Our team first went to Galle, high on the forty-foot walls of the Forte, where hundreds of villagers threw ropes over the edge of the wall trying to save those in the water. Not a single person was able to grab hold and be rescued. We would later grieve with children who tried to save their friends or parents.
Everyone who witnessed the wave that day in Sri Lanka, whether six years old or sixty, experienced a traumatic event so profound that it wounded their psyche, making an indelible mark on their soul. We knew that many children would face the effects of post traumatic stress; most would find coping mechanisms and return to normal but 8-10 percent would be unable to rid themselves of deeply repressed emotions which would become PTSD. Without any intervention or support, the experience of this disaster could severely tax the Sri Lankan health care system and impact entire families and communities over a wide swath of the small island nation.
Ironically, one fortunate blessing that emerged from this tsunami was Second Response, the initiative that has since deployed teams following many other natural disasters. Its primary goal is building capacity on the ground for caregivers who can reduce the number of cases of PTSD among children in impacted areas. Sri Lanka served as the first opportunity to introduce the methodology we now call "PLAYshops" to teams from disaster organizations that came to Sri Lanka.
PLAYshops were created in response to the lack of effective, transcultural, secondary prevention methods specifically addressing the needs of children in the immediate aftermath of a traumatic event. In Sri Lanka, we experienced first-hand how quickly children's emotional needs are subjugated after a disaster and we soon recognized the gap in services between first responders and the reconstruction phase that would come much later. Very few on the ground were equipped to heal the unaddressed internal landscape of those affected, particularly children, in the weeks after the tsunami. Then and there, we pledged to share our methodology and caregiver's guide in order to mitigate the symptoms of PTS before it become the full blown disorder, PTSD.
Our Second Response methodology and protocols have proven to be a significant component in reducing the impact of PTSD after disasters in children who have benefitted from our trainings worldwide. We do this by teaching carefully crafted "play", somatic-based exercises, and improvised, creative physical expression. Within 90-120 days after a traumatic event -- during relief efforts and prior to the community's reconstruction phase - Second Response Trauma Teams work with children who have been affected. It is known that 8-10 percent of children cannot readjust using only natural coping mechanisms and therefore suffer long-term consequences also impacting the communities in which they live.
Since 2004 in Sri Lanka, we've been active throughout the world in places as remote as Java, Samoa, Japan and the Philippines and closer to home in the Northeast United States following various weather events. Over this time, we reduced the impact of PTSD in nearly 100,000 children and trained caregivers on the ground from medical schools, emergency managers, (CERT) Community Emergency Response Teams, parents, teachers and a variety of staff and volunteers from disaster relief organizations including the Red Cross, Mercy Corps, Save the Children, World Vision and Hope International.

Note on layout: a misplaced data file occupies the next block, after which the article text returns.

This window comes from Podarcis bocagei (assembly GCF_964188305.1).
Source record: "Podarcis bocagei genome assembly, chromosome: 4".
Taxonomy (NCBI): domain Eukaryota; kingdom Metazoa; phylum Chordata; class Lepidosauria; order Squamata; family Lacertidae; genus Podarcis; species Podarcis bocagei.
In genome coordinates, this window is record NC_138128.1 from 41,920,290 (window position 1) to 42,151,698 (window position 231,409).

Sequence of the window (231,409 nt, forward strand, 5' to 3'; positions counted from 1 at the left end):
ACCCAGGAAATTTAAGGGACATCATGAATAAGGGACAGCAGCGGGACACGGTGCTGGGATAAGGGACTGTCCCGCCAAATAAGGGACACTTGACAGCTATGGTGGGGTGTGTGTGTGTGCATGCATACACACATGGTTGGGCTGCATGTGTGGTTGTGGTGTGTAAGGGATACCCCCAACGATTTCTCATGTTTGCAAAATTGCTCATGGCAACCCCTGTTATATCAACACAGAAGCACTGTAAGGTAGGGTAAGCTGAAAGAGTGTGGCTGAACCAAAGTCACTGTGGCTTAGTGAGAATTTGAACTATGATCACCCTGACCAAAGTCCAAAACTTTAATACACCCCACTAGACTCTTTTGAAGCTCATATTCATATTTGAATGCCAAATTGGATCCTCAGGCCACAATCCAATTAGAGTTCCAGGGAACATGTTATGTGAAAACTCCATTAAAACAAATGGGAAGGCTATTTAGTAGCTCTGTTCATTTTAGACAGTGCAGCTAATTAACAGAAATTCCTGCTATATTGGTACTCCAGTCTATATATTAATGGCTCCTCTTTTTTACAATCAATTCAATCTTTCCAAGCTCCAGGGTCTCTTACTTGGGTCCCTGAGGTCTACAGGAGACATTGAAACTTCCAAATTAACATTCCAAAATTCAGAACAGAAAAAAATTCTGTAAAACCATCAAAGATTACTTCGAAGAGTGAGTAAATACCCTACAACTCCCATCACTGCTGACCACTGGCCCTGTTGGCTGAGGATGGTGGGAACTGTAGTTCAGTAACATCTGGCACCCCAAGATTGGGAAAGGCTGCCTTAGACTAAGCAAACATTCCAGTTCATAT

We travel to areas most severely impacted and provide body-centered interventions, with two goals:
• Reduce the PTS that exists in the affected population after a disaster and prevent the onset of full-blown PTSD.
• Build on-the-ground capacity that is both cost-effective and easily replicated through pre-emptive training of local providers before a disaster strikes.
Since those life-changing days in 2004, members of our team have returned to Sri Lanka nine times and have continued to train local caregivers and build capacity to meet future events with additional, effective skills. We have learned a lot about the cost saving preventative measures similar to those that PLAYshops trainings can provide. One study concluded that interventions within 3 weeks of the onset of an event could cost as little as $5,000 but beyond that date costs can easily rise to $200,000. Untreated PTSD is likely to persist and cause further negative health effects like drug or alcohol abuse, chronic pain, depression, sleep issues, and the inability to interact socially at school as well as preventable illnesses like respiratory ailments, digestive disorders and skin conditions.
Our continued vision is that one day all disaster relief organizations worldwide will have an additional skill at their disposal -- one that can reduce and prevent PTSD so that children can more easily recover their natural experience of joy, laughter and play -- even after a life-changing event like the Indian Ocean tsunami of 2004.